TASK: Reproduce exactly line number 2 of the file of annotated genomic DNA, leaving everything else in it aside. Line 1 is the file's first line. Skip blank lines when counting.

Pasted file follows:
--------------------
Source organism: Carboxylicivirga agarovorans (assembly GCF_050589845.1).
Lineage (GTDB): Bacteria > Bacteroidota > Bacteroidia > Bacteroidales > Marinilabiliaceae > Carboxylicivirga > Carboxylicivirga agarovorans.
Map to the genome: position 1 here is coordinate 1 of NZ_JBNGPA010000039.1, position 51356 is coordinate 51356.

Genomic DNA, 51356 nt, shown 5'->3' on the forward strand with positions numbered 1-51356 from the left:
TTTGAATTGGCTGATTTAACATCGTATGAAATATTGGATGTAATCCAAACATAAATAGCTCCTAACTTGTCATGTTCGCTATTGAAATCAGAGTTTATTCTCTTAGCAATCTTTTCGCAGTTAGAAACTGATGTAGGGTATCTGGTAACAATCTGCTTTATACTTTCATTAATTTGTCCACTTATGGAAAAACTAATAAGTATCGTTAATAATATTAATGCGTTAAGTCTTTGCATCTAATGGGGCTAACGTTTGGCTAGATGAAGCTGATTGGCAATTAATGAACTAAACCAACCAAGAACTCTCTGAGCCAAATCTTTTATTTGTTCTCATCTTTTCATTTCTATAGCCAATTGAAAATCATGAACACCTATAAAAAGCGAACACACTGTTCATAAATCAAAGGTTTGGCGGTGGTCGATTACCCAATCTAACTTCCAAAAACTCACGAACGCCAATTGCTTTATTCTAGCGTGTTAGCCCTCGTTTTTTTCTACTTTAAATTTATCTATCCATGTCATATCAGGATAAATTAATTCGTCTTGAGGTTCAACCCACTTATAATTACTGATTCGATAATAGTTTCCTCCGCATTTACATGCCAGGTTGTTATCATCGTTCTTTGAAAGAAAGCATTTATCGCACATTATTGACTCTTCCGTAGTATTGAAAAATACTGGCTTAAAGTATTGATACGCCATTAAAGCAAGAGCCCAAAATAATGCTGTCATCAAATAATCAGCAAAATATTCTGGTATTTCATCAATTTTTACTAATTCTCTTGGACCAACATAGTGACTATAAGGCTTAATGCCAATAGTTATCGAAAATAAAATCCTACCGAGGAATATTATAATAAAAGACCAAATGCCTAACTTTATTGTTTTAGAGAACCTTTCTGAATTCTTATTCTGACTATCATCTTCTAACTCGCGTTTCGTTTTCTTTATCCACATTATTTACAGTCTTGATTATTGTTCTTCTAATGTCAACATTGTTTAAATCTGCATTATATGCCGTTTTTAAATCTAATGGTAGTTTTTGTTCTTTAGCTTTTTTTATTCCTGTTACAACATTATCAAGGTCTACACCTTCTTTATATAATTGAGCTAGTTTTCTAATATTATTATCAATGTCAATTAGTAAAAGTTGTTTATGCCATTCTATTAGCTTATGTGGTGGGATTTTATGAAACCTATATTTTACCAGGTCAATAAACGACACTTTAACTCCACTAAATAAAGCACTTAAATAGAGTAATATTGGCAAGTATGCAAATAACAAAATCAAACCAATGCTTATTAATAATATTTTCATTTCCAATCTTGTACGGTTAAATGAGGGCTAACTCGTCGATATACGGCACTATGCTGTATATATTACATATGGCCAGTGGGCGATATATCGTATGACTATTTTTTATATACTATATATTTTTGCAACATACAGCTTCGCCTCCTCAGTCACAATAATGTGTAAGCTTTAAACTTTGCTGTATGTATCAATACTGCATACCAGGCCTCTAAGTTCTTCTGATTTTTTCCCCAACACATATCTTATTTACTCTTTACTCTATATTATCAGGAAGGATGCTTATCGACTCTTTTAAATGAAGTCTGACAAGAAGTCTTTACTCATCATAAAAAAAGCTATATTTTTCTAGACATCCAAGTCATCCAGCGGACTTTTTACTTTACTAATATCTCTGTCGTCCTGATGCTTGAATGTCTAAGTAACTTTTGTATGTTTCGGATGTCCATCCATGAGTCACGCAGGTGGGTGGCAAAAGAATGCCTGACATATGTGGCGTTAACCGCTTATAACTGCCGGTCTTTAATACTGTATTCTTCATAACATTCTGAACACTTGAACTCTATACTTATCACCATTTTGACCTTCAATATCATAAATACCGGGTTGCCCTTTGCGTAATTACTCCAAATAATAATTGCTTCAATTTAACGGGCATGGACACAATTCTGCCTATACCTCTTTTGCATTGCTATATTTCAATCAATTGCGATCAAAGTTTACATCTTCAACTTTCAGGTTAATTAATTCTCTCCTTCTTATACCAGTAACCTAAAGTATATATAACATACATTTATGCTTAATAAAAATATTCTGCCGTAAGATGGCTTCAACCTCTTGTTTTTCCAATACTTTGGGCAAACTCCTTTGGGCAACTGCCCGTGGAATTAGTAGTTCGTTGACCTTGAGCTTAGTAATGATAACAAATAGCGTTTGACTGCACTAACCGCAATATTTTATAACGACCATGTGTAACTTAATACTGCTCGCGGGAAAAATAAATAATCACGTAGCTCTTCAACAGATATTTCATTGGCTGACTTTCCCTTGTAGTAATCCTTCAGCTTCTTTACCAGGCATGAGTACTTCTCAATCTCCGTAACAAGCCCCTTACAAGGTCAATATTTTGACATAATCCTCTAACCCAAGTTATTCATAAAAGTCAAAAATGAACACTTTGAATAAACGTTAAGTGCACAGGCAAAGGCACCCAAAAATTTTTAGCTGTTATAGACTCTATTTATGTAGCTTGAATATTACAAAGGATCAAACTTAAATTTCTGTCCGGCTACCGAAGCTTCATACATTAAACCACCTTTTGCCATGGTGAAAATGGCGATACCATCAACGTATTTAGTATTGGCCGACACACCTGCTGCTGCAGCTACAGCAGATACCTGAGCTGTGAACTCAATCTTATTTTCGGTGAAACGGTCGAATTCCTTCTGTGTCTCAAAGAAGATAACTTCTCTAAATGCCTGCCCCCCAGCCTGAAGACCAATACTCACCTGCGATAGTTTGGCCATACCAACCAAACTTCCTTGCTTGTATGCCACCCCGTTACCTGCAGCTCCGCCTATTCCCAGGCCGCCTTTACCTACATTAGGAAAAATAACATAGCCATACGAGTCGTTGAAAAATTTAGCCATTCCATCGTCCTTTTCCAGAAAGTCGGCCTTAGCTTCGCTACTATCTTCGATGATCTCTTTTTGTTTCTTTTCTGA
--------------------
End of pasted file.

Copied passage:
Lineage (GTDB): Bacteria > Bacteroidota > Bacteroidia > Bacteroidales > Marinilabiliaceae > Carboxylicivirga > Carboxylicivirga agarovorans.